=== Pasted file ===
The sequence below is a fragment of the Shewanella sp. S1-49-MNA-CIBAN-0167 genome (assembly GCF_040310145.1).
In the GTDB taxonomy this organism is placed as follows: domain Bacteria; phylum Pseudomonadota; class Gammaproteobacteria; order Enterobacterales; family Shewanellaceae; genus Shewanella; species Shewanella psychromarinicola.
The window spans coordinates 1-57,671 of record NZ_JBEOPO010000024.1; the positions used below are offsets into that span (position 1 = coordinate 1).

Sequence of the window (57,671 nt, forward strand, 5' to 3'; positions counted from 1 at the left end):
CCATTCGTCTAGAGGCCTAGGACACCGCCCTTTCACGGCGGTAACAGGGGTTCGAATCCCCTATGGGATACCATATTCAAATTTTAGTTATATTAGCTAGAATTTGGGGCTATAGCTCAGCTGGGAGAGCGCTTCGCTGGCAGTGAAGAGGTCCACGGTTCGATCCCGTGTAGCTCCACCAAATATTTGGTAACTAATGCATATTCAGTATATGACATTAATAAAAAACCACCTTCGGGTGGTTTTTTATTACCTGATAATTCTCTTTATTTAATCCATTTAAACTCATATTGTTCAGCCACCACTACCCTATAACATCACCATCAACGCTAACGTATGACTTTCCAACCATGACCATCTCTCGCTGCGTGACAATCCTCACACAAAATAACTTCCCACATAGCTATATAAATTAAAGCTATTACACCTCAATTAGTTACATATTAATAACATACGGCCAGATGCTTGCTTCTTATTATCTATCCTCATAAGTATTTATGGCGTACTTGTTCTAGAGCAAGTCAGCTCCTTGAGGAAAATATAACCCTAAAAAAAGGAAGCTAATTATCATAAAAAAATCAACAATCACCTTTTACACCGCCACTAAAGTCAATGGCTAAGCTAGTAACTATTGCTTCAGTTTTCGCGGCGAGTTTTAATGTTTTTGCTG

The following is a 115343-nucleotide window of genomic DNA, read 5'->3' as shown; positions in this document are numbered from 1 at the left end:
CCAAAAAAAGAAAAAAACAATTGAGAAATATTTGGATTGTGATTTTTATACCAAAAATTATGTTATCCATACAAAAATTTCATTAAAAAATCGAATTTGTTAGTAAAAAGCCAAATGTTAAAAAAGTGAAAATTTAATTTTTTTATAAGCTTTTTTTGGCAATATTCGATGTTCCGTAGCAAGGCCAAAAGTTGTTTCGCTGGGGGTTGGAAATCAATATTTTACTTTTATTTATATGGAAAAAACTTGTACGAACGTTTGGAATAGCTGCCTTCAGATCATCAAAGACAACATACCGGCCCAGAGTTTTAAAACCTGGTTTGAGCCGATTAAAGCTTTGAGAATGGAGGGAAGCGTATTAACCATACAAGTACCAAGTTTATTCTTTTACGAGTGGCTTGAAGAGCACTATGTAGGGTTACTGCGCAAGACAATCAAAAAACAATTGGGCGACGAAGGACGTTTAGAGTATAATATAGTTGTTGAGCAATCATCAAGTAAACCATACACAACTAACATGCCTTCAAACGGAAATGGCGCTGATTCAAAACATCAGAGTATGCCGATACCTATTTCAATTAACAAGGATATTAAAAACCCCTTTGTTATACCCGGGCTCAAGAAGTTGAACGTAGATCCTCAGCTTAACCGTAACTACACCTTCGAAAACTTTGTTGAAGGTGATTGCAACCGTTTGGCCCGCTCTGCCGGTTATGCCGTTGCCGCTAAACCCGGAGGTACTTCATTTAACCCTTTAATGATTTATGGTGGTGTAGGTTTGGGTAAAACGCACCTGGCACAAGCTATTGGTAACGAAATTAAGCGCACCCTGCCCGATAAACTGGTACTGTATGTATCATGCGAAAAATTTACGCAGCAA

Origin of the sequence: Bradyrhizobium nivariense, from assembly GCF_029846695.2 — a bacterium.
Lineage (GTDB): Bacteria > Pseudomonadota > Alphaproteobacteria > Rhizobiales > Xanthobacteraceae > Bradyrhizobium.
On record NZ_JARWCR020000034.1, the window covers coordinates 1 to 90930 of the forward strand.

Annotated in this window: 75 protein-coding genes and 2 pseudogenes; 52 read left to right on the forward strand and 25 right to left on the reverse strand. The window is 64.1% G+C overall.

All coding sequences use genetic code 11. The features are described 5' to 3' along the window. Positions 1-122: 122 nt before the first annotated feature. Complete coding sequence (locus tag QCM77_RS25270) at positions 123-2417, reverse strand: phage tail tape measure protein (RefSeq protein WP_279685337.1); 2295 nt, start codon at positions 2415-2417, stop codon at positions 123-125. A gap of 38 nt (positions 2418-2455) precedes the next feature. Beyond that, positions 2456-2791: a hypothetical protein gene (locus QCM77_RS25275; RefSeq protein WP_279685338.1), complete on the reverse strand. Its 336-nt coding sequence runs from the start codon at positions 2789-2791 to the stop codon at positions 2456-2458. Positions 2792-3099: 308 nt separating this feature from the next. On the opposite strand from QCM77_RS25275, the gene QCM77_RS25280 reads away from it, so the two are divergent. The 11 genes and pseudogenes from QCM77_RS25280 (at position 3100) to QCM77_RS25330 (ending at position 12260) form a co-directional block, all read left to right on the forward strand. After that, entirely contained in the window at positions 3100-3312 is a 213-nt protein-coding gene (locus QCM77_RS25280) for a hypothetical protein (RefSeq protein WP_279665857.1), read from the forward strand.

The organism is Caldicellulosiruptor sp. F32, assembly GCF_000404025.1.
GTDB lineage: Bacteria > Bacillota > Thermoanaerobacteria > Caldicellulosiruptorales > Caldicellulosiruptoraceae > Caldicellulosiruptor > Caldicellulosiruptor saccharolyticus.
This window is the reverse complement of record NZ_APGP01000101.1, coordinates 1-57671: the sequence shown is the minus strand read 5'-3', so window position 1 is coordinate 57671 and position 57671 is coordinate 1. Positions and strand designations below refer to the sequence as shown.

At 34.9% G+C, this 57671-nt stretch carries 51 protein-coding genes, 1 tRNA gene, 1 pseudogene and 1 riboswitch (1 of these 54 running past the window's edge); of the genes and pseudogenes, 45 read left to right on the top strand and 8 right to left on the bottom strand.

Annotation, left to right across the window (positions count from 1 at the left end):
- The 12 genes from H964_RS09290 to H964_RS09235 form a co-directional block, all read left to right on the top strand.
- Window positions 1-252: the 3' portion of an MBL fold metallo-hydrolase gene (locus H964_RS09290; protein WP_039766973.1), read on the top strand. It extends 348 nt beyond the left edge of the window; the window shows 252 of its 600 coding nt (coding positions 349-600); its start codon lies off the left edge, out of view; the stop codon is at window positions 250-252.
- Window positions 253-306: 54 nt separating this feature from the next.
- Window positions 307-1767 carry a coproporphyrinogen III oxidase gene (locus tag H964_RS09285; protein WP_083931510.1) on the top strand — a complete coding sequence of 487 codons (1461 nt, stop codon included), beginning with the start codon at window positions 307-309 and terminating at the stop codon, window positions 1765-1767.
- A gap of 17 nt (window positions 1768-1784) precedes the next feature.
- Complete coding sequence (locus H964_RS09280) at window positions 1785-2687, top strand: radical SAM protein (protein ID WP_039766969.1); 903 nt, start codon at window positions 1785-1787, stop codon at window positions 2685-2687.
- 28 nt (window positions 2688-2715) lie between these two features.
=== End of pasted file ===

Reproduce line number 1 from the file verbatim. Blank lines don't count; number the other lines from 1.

The sequence below is a fragment of the Shewanella sp. S1-49-MNA-CIBAN-0167 genome (assembly GCF_040310145.1).